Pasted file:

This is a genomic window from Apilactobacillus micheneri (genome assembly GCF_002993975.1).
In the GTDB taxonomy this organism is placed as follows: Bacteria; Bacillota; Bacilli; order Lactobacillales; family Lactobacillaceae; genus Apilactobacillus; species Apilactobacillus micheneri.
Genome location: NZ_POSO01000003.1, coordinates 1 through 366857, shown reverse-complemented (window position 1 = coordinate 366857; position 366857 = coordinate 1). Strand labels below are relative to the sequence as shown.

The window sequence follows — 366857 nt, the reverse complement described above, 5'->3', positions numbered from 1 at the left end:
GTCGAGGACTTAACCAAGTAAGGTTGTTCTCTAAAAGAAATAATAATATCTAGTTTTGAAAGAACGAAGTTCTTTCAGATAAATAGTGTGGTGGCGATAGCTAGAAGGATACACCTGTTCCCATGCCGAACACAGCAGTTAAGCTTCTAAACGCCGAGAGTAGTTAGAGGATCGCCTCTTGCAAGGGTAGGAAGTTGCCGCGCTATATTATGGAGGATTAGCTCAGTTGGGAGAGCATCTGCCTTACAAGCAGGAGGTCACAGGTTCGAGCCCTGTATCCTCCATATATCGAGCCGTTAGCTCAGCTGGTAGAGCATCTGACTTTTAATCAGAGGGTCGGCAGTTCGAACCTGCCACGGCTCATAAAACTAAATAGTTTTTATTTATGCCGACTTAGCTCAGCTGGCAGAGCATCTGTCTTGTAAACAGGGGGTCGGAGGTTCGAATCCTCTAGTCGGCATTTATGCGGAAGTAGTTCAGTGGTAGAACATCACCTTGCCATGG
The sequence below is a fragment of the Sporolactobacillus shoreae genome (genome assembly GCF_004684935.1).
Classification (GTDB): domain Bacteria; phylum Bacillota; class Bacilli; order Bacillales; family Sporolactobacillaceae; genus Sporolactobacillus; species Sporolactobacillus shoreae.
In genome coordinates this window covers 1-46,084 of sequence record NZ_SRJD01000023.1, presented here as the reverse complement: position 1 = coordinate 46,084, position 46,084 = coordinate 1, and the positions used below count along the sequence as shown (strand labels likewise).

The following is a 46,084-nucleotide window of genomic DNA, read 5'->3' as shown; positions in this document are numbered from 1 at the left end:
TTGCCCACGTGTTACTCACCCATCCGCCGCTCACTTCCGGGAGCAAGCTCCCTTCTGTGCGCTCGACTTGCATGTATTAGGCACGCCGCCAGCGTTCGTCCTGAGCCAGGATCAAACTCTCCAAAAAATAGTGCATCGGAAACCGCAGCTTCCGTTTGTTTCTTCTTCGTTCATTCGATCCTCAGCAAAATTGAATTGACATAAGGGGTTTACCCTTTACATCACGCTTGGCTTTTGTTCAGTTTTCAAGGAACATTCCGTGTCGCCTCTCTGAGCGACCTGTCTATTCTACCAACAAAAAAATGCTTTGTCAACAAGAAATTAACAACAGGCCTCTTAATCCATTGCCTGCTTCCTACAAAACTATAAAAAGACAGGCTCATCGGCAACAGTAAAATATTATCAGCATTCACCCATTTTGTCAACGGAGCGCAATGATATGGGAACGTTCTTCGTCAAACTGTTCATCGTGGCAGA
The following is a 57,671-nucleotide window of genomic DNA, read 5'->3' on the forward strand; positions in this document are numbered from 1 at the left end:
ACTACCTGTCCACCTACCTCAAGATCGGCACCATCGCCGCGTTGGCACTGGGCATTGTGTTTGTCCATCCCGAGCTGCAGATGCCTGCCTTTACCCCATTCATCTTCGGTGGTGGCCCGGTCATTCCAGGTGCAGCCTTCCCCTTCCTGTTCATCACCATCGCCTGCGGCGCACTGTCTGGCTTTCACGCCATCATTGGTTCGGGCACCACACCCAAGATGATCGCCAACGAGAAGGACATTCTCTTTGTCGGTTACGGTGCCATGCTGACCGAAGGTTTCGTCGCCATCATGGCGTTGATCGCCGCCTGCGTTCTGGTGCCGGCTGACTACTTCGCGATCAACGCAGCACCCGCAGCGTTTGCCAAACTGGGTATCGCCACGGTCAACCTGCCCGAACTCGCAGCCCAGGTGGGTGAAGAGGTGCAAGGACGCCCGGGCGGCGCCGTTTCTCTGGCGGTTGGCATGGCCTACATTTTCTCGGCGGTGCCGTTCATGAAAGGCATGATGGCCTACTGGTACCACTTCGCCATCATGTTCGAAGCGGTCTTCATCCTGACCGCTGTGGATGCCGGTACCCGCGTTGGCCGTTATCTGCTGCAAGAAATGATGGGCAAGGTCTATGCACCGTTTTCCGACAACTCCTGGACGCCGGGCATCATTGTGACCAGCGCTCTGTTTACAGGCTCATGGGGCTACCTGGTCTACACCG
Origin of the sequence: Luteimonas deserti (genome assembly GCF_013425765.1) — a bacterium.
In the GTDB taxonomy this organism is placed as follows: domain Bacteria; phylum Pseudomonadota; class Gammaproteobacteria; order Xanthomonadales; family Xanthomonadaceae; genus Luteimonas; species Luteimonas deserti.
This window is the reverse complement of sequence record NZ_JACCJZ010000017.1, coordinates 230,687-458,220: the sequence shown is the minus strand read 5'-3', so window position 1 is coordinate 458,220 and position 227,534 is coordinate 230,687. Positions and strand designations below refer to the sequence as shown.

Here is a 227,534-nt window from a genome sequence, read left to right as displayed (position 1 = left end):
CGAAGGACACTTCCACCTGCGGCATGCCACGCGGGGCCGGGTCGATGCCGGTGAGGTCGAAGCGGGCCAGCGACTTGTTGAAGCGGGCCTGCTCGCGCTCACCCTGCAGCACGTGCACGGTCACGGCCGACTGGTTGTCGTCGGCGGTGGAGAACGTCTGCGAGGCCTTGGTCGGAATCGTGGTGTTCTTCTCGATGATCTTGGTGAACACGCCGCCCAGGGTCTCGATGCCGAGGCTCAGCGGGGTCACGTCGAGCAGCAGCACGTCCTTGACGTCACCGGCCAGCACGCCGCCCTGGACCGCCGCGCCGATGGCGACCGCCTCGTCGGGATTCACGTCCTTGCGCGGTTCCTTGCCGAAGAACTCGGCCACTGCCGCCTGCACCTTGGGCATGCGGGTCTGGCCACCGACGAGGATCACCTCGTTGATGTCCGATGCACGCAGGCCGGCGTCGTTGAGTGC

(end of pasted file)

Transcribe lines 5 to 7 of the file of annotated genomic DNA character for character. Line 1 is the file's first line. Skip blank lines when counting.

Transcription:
GTCGAGGACTTAACCAAGTAAGGTTGTTCTCTAAAAGAAATAATAATATCTAGTTTTGAAAGAACGAAGTTCTTTCAGATAAATAGTGTGGTGGCGATAGCTAGAAGGATACACCTGTTCCCATGCCGAACACAGCAGTTAAGCTTCTAAACGCCGAGAGTAGTTAGAGGATCGCCTCTTGCAAGGGTAGGAAGTTGCCGCGCTATATTATGGAGGATTAGCTCAGTTGGGAGAGCATCTGCCTTACAAGCAGGAGGTCACAGGTTCGAGCCCTGTATCCTCCATATATCGAGCCGTTAGCTCAGCTGGTAGAGCATCTGACTTTTAATCAGAGGGTCGGCAGTTCGAACCTGCCACGGCTCATAAAACTAAATAGTTTTTATTTATGCCGACTTAGCTCAGCTGGCAGAGCATCTGTCTTGTAAACAGGGGGTCGGAGGTTCGAATCCTCTAGTCGGCATTTATGCGGAAGTAGTTCAGTGGTAGAACATCACCTTGCCATGG
The sequence below is a fragment of the Sporolactobacillus shoreae genome (genome assembly GCF_004684935.1).
Classification (GTDB): domain Bacteria; phylum Bacillota; class Bacilli; order Bacillales; family Sporolactobacillaceae; genus Sporolactobacillus; species Sporolactobacillus shoreae.